Gravel Root is an American herb that was introduced to the settlers by an Indian medicine man, who used it to cure Typhoid fever. This treatment worked so well that the herb derived its English name from that of the Medicine Man and became known as 'Joe Pye Weed'. Its more modern name, 'Gravel Root', alludes to its superior effect on stones and gravel in the body.
As the name suggests, Gravel Root is used for treating stones. Thanks to an oleoresin called euparine it is especially effective for dissolving kidney, gallbladder and even vesicular calculi. Although it is usually taken in combination with other herbs for the urinary system, it can even be used on its own for a variety of urinary conditions, such as painful or scanty urination, cystitis or urethritis. It is also indicated for bedwetting children or in cases of nervous incontinence. Its mild nature is well-tolerated.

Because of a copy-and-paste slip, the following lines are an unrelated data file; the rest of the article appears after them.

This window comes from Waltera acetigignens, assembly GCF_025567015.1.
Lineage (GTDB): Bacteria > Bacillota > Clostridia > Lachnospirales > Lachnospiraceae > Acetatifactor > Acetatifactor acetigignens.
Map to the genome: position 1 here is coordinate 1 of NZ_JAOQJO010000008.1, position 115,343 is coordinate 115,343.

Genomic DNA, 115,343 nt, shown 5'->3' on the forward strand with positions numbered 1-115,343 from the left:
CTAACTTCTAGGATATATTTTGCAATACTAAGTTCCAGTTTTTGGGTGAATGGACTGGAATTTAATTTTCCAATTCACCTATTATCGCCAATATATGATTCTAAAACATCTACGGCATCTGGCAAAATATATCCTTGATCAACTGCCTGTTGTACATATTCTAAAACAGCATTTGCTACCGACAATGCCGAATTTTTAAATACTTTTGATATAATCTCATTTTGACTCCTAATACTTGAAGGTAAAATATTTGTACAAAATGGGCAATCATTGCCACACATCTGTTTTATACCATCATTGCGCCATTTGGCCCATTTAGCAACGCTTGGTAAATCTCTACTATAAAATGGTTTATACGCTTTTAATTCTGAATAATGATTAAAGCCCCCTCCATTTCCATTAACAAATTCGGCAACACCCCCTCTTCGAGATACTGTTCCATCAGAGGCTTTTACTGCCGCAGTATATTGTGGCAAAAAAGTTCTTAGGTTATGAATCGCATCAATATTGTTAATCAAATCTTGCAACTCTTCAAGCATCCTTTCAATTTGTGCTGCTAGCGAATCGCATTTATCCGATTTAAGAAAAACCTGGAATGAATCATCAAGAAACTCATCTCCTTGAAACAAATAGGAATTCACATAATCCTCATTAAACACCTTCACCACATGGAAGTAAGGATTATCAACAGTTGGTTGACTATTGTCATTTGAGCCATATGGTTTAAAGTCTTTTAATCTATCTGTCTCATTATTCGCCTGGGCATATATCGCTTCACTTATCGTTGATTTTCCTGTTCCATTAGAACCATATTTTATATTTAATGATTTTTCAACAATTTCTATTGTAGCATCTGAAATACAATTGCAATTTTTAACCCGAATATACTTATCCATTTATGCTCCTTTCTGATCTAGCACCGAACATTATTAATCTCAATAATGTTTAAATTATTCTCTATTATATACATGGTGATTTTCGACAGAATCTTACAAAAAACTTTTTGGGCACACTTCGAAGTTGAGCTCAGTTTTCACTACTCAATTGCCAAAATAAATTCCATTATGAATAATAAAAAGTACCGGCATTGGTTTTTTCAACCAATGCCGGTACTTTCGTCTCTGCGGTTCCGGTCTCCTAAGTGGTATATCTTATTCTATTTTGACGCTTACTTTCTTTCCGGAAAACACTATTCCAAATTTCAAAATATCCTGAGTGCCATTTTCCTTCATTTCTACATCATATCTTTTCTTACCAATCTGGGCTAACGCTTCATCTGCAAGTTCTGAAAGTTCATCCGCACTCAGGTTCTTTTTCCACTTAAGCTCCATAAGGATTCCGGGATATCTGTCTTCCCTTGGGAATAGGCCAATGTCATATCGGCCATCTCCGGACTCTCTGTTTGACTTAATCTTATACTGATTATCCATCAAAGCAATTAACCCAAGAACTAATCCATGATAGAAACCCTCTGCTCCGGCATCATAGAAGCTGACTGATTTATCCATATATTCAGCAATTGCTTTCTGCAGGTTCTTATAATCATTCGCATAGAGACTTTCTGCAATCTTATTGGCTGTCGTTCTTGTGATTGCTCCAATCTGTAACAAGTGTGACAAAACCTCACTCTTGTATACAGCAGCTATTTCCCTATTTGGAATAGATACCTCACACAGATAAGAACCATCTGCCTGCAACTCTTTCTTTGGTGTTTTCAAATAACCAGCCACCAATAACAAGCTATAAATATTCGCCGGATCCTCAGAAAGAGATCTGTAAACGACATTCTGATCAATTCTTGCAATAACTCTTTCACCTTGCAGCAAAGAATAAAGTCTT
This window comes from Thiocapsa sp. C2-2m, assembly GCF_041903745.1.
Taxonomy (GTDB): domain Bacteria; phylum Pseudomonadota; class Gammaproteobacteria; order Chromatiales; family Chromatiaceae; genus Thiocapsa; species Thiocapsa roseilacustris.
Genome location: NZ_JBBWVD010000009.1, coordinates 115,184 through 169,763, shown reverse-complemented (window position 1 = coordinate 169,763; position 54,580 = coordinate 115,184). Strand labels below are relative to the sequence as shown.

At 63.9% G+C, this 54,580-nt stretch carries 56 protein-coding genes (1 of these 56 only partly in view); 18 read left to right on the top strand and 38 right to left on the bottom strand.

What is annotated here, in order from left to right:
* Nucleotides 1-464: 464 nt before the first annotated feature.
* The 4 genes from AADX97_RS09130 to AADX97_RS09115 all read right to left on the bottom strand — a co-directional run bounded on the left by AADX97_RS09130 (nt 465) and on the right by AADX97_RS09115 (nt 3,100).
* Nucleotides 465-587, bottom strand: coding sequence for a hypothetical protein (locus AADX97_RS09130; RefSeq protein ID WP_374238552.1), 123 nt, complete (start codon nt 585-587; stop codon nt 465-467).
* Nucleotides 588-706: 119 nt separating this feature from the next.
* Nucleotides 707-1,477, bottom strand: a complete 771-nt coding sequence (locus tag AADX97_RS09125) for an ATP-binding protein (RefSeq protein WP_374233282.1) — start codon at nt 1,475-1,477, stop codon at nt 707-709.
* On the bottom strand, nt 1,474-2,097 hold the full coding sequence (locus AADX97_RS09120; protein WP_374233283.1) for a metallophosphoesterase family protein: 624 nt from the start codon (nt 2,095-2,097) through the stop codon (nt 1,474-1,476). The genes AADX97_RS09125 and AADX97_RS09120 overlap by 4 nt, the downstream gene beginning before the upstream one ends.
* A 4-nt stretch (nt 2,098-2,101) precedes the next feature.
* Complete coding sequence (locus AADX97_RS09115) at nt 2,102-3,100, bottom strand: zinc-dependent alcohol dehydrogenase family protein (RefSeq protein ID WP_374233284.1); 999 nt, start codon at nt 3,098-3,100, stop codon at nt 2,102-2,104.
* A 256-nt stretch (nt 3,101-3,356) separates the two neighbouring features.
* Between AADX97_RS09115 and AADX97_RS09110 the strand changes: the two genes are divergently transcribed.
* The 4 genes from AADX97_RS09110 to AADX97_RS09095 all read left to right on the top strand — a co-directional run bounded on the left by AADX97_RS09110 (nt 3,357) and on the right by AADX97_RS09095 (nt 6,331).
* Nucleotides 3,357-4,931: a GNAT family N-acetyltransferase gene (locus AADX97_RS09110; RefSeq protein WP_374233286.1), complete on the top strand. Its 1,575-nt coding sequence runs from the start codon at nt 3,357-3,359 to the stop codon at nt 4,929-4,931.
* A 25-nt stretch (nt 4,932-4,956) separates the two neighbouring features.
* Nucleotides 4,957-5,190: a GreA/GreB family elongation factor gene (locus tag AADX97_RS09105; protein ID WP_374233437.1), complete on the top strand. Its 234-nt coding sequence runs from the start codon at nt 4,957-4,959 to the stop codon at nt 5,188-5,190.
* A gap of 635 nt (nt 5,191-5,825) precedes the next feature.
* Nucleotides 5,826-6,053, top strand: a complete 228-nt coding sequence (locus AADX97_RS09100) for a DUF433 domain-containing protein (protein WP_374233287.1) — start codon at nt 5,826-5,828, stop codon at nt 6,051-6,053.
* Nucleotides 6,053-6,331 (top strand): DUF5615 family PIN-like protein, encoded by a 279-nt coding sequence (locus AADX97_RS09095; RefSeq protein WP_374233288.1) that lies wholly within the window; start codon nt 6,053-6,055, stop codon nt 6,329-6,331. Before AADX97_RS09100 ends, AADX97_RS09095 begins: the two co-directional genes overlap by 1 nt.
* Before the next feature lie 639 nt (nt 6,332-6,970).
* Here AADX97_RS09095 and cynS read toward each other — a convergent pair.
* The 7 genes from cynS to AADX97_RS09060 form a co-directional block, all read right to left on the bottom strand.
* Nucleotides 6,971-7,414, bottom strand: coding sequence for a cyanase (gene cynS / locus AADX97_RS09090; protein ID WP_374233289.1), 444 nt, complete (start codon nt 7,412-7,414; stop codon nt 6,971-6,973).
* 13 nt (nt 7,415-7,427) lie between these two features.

Healing and release of past anger. Forgiveness. Letting go of fear and attachments that prevent positive forward movement and change.
Special Precautions & WarningsPregnancy and breast-feeding: It's LIKELY UNSAFE to use gravel root preparations that might contain hepatotoxic PAs during pregnancy. These products might cause birth defects and liver damage.
It is also LIKELY UNSAFE to use gravel root preparations that might contain hepatotoxic PAs if you are breast-feeding. These chemicals can pass into breast-milk and might harm the nursing infant.
It's not known whether products that are certified hepatotoxic PA-free are safe to use during pregnancy or breast-feeding. Stay in the safe side and avoid using any gravel root preparation if you are pregnant or breast-feeding.
Allergy to ragweed and related plants
Gravel root may cause an allergic reaction in people who are allergic to the Asteraceae/Compositae plant family. Members of this family include ragweed, chrysanthemums, marigolds, daisies, and many others. If you have allergies, be sure to check with your healthcare provider before taking gravel root.